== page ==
5. Develop oral language skills
Okay, this is getting simpler. Just talk. Give the ELL students lots of opportunities to interact in meaningful ways — in pairs or small groups, and with native English speakers if possible. Increase wait time when asking questions and listen carefully while the student responds. Paraphrase what you heard if you are not sure what they meant. Make sure the student knows that what they think and say is important and valued. The more they talk, the more English language skills they develop, and the more they will be able to understand what they read.
6. Set up an audio books library
Many ELL students do not have the opportunity to have someone read to them in English at home. Part of developing a love of literature and increasing English skills is getting a lot of quality input. An audio book lending library can be very helpful. Students take the book and tape (or CD) home and may listen to it many times if they like. When I taught elementary ESL we also included mini-cassette players with headphones in the Ziploc so students would have the equipment they needed to make use of the materials. We did not have a lot of money for our library, so the teachers all took a few books and read the stories slowly and clearly into tape recorders to make our own materials.
7. Help them find that Home Run book!
Educational researcher, Stephen Krashen has done research regarding what motivates students to become better readers. The basic, very common sense premise is that we get better at things we do a lot, and we tend to do things we enjoy more than things we don't. A "Home Run" book is the first book that really excites a child. The book that makes them "want more." Students acquiring English may need more guidance to find this book because of unfamiliarity with the language and possibly with the types of books available. If your library has books in the student's first language this is a very good place to start.
ELL students get very excited when they see a book written in their language and know it is a story they will understand and can share with their family. It may also be useful to show beginning English speakers where they can find books with lots of pictures such as – comics, science books, or sports magazines. If the material is something the student finds interesting, they will spend more time deciphering what words they can while looking at the pictures. The bottom line is that if you can help a child discover the right kind of book and love reading, then they will do lots of it and eventually become an excellent reader.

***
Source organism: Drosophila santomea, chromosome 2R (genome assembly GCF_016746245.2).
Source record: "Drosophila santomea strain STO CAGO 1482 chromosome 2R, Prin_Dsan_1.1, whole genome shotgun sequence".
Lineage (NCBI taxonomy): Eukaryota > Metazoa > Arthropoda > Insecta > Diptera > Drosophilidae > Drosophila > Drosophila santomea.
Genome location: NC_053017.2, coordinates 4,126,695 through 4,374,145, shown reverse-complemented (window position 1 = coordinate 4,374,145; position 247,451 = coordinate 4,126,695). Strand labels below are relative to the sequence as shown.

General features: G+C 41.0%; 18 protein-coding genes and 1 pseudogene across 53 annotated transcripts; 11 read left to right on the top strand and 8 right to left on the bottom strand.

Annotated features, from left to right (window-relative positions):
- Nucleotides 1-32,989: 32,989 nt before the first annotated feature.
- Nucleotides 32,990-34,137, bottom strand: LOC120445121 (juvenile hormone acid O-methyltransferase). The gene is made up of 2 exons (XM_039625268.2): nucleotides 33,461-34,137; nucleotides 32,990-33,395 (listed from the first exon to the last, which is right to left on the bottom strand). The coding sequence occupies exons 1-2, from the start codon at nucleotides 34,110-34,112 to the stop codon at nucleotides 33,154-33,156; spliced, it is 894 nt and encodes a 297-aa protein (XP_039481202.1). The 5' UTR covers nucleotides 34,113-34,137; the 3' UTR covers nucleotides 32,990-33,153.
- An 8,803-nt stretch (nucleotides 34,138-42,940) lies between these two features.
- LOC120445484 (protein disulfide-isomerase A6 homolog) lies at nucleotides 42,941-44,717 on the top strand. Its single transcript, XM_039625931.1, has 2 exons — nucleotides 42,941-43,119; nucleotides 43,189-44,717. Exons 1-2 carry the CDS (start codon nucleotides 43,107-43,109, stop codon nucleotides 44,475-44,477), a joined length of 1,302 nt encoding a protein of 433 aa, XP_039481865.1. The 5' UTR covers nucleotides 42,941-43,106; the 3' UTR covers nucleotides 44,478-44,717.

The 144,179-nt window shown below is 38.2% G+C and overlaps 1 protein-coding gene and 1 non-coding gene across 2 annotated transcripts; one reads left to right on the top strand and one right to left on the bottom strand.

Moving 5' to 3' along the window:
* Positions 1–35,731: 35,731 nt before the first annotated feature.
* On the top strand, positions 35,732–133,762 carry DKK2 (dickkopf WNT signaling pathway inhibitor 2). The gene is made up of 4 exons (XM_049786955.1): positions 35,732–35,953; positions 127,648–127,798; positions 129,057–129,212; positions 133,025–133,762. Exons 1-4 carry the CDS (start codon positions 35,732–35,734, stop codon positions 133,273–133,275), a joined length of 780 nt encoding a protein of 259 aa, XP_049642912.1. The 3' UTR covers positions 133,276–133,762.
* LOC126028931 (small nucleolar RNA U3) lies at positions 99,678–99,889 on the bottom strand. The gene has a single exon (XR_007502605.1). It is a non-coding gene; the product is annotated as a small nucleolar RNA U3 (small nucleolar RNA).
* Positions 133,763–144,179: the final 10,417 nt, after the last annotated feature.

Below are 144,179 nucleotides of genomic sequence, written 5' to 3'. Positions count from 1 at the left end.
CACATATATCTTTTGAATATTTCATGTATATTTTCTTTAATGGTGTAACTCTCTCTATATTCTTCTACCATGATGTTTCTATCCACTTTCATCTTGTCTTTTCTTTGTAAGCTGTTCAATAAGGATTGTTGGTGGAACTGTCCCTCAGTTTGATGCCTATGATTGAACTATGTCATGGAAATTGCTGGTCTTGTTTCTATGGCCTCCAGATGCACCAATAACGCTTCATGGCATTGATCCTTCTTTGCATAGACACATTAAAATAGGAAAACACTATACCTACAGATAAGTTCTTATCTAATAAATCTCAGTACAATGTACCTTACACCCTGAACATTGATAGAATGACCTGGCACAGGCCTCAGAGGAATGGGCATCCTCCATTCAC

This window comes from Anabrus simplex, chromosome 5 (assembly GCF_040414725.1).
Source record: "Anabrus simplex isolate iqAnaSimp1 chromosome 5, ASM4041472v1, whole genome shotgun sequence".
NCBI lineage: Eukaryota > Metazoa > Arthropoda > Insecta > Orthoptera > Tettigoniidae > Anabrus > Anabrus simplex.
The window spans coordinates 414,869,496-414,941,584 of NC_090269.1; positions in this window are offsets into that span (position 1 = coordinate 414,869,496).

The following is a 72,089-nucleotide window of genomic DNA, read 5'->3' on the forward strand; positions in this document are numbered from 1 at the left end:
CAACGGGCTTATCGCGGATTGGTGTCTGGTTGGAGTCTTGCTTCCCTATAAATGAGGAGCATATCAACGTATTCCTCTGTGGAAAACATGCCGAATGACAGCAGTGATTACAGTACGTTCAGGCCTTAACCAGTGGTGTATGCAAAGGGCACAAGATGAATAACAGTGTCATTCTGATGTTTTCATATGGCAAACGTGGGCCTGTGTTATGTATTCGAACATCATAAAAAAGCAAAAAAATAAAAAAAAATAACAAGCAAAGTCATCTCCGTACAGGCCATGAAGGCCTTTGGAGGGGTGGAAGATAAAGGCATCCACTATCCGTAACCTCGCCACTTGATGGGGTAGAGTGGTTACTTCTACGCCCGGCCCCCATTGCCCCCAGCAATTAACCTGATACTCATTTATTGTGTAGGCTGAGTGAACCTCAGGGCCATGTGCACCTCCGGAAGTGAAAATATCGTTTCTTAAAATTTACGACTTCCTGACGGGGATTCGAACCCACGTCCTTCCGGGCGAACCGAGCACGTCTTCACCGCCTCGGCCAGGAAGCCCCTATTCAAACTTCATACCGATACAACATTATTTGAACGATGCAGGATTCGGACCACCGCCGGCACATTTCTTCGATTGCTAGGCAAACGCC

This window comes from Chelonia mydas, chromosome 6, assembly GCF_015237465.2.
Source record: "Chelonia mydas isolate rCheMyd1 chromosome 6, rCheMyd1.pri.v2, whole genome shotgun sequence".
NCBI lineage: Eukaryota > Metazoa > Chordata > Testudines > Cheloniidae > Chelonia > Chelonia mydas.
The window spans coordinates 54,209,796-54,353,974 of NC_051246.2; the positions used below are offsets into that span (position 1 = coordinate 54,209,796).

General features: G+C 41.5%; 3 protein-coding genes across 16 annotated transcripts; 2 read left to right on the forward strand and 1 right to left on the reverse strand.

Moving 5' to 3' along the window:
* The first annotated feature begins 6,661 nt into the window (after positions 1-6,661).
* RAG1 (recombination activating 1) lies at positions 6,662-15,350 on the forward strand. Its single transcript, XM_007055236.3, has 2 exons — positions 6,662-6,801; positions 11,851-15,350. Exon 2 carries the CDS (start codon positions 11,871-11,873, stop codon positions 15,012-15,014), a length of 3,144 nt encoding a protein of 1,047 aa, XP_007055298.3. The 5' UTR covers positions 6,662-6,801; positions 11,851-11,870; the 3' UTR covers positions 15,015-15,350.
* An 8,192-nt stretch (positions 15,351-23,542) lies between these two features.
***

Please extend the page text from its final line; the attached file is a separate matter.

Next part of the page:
I'm glad I found my "home run" book (The Boxcar Children) at an early age. I don't really remember much of the storyline, but I do know that it lead to many more home run books and a lifetime enjoyment of reading. It is my wish that every child finds a "home run" book, develops the love of reading and learning, and leaps beyond the "fourth grade slump" to become an academic success.
This website allows New York Public Library users to browse the system's free online collection of audiobooks, e-books, video, and more. While users must have a NYPL card to access the database, it offers a helpful example of the kinds of resources that more libraries are using. Audiobooks are also available in Spanish.
An activity for vocabulary prediction and confirmation featured on the Florida Center for Instructional Technology website.
A large searchable database of all kinds of prefixes, suffixes and word roots.
About.com offers a list of websites that have free audio books for download, as well as brief descriptions of each website and what is available.